Then I guess lawmakers can. After a Brazilian model died of an anorexia-related infection (she was a "svelt" 88 pounds) several European countries, now including France have stepped up to keep the media accountable (sort of).
The law would make it illegal to incite people to "excessively" deprive themselves of food, and would apply to websites, magazines, and advertisements. Now obviously they're targeting those websites for "annies" and magazines/advertisers who use concentration-camp thin models and have articles about starving yourself. This is all excellent on the part of the models' health: if people aren't hiring models that have so few muscles they can't even hold themselves up because their bodies have consumed them in place of actual food, then the models will gain some weight and be less likely to starve themselves to death. This is also good for getting rid of those disgusting websites that help girls learn how to hide their anorexia and support eachother in it.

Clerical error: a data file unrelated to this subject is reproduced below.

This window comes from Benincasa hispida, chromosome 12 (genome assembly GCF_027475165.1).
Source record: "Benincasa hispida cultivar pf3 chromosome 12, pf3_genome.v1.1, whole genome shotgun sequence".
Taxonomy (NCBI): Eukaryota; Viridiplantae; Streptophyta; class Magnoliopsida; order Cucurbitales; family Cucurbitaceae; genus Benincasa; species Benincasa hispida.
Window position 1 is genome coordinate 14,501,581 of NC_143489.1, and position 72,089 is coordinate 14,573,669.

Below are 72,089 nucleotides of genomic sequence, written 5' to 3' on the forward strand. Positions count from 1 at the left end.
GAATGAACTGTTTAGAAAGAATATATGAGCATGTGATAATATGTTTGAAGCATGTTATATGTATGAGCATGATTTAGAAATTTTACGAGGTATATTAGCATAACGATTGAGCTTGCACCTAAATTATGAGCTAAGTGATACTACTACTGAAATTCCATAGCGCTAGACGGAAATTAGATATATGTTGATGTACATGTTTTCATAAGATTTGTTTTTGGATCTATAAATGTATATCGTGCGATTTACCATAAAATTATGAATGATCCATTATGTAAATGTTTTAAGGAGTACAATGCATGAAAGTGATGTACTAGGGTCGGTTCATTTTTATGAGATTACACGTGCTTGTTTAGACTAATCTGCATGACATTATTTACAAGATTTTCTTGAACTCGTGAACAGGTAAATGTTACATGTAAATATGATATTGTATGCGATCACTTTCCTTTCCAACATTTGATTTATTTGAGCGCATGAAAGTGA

What this won't be so good for is helping normal-sized, non-anorexic girls have better body images (which apparently is part of the goal of the legislation). Obviously they aren't going to be slapping fines on Elle or Cosmo for having size 2 models, as it would be tricky to make the case that they are inciting people to try to be "excessively" thin. However, if you ask me, it's the size 2 models that are causing all the obsessive dieting and body-hating on the part of 95% of women. No one looks at a skin-and-bones model and says "man, why can't my body look like that?" (or at least very few people do). It's the thin-yet-evenly-proportioned-probably-has-at-least-some-food-in-the-very-flat-belly-could-seem-attainable-if-I-stopped-eating-chocolate-except-for-the-fact-that-it's-probably-all-genetic-and-I-was-cursed-from-birth-but-I-can-still-loath-myself-every-time-I-eat-junk-food-type models that destroy an average woman's self esteem and makes her obsess over calories and exercise and guilt when she's really quite beautiful already.
Can you imagine if they made a law where models actually had to be normal sized (and by that I mean at least a size 6, which is what models used to have to be only 5 years ago and THAT was considered a little overly thin)? I don't fully agree with measures like that, but just think about it....